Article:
Hankes shares Russia experience
FAIRBURY – After nine trips in 14 months, Dr. Ray Hankes has gained plenty of knowledge on Russia.
The current Gibson City resident works in the meat processing industry and does contract work with a large family-owned operation. Cherkizovo Group is the largest meat producer in Russia and Hankes is responsible for food safety, modernizing facilities and operational efficiency.
“When I am there, I spend a lot of time in a vehicle,” Hankes told members of the Fairbury Rotary Club on Tuesday.
When visiting Russia, Hankes flies into Moscow but the plants he works with are located in Penza and Dankov. The country has 11 time zones and the same size GDP as the state of New York. Moscow is the largest city in Europe with 12.1 million citizens.
“COVID is bad at Moscow, but we don’t know how bad,” Hankes said.
Russia did not see the supply chain disruption the U.S. did, as the individuals in plants don’t move around as much and don’t arrive in buses or the same vehicle. Also, farming looks a bit different in the country.
“Last year, the soybeans averaged 22 bushels per acre in Russia,” explained Hankes. “They have a shorter growing season.”
Hankes is impressed with the modern pig transportation and sanitary knives, although there is a big contrast between the Russian metro areas and the countryside. The winters tend to be very dark and dreary and the work habits of the Russian people are interesting.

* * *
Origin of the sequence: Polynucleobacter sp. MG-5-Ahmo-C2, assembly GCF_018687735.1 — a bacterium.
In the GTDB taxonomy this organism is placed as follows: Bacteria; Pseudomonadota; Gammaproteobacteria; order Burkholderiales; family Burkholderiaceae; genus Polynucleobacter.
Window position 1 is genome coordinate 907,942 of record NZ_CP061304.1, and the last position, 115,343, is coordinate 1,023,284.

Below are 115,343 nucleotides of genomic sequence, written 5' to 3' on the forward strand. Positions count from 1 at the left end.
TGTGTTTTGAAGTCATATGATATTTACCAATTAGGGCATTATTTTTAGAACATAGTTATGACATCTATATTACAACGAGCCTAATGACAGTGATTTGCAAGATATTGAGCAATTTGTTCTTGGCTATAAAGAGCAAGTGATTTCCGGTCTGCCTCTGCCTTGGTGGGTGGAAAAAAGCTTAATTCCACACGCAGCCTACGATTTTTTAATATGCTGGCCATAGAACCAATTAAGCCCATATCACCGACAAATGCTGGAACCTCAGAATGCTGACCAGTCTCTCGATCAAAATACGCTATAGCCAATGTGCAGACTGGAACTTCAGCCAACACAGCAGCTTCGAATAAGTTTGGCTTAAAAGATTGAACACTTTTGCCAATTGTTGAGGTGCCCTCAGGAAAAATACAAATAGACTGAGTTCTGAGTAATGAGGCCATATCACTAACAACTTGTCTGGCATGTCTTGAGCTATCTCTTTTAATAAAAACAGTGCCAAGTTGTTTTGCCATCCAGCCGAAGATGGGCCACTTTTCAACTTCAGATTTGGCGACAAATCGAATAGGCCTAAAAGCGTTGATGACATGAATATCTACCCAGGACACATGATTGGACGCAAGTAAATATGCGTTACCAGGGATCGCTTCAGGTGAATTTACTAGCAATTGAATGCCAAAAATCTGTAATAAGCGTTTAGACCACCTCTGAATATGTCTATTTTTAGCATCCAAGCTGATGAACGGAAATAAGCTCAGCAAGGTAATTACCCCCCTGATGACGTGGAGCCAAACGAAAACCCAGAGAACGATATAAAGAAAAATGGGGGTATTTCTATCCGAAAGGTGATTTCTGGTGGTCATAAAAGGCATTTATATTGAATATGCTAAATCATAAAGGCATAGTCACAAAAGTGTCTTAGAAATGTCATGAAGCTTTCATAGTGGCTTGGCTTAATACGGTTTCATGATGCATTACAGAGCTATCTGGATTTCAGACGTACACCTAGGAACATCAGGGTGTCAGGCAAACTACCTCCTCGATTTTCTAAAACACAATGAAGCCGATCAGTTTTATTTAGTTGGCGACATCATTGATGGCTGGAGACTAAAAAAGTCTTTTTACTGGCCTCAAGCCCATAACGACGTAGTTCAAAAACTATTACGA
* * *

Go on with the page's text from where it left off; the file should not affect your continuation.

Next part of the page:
Not only does Cherkizovo Group harvest around 8,000 pigs a day and grow its own feed, the company also supplies most of the chicken to KFC restaurants there, as there are plenty around Moscow.
“The American companies have done a really good job of penetrating the market,” Hankes observed.
In addition to his farming career, Hankes received his PhD and worked for IBP, which was later purchased by Tyson. He has lived in several locations around the country before moving back to Central Illinois. Hankes’ wife, Ellen, grew up here.
More recently, Hankes oversaw food safety and animal protection for the Illinois Department of Agriculture. He was in charge of meat inspections at the 135 state plants.